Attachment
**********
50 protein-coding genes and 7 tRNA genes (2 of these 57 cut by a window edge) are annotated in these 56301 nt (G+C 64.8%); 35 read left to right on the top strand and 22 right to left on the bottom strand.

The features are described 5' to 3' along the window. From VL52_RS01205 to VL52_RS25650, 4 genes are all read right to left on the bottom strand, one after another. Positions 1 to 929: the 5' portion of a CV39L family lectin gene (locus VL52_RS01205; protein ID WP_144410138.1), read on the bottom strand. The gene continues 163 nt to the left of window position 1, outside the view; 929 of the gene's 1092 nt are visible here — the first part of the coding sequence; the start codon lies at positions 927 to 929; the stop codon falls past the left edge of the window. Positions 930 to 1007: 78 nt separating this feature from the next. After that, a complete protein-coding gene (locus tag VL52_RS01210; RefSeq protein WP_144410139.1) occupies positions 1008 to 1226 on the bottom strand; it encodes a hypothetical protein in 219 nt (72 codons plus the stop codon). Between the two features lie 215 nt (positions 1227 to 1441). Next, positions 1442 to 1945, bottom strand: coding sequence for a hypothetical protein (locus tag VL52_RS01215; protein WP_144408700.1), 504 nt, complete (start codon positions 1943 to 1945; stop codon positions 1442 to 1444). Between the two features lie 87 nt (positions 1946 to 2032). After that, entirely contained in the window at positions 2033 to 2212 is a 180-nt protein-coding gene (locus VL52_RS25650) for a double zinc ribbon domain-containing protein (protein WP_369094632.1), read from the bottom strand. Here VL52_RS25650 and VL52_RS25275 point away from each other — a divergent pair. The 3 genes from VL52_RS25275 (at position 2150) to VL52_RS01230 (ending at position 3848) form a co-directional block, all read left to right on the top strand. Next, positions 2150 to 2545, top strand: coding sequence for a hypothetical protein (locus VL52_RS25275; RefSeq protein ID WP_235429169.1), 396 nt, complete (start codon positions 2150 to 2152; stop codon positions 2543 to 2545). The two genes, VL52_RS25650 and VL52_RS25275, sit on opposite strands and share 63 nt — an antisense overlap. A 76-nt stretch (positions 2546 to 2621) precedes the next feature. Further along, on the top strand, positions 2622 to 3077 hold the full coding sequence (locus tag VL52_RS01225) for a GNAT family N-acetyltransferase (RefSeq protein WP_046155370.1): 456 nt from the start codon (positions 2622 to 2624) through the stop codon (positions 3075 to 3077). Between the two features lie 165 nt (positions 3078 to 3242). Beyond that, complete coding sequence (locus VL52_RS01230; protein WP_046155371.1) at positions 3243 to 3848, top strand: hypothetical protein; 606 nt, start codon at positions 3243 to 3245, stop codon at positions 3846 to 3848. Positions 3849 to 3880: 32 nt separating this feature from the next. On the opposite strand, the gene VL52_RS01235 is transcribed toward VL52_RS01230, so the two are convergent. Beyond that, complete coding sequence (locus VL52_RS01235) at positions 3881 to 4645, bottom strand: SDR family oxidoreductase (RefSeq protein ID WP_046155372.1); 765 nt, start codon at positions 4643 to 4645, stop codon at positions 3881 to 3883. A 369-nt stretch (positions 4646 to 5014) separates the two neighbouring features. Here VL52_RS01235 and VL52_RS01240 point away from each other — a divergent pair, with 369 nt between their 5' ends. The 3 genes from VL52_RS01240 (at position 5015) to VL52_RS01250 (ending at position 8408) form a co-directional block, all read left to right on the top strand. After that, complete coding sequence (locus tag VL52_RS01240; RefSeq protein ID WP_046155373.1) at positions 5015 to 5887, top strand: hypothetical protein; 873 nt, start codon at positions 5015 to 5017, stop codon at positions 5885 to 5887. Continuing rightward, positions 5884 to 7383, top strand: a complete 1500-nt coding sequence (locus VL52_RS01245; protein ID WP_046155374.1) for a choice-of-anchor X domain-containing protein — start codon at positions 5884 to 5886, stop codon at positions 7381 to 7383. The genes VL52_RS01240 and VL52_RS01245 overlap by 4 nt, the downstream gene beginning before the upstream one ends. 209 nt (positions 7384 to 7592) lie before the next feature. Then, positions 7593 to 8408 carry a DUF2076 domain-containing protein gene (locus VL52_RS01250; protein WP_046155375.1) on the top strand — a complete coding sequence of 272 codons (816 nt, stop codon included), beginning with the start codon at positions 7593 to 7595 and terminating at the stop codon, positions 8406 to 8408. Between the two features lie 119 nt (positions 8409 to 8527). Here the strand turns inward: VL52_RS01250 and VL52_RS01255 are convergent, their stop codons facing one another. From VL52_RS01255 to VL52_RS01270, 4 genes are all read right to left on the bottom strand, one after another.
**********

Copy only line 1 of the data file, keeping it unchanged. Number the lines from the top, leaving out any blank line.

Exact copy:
50 protein-coding genes and 7 tRNA genes (2 of these 57 cut by a window edge) are annotated in these 56301 nt (G+C 64.8%); 35 read left to right on the top strand and 22 right to left on the bottom strand.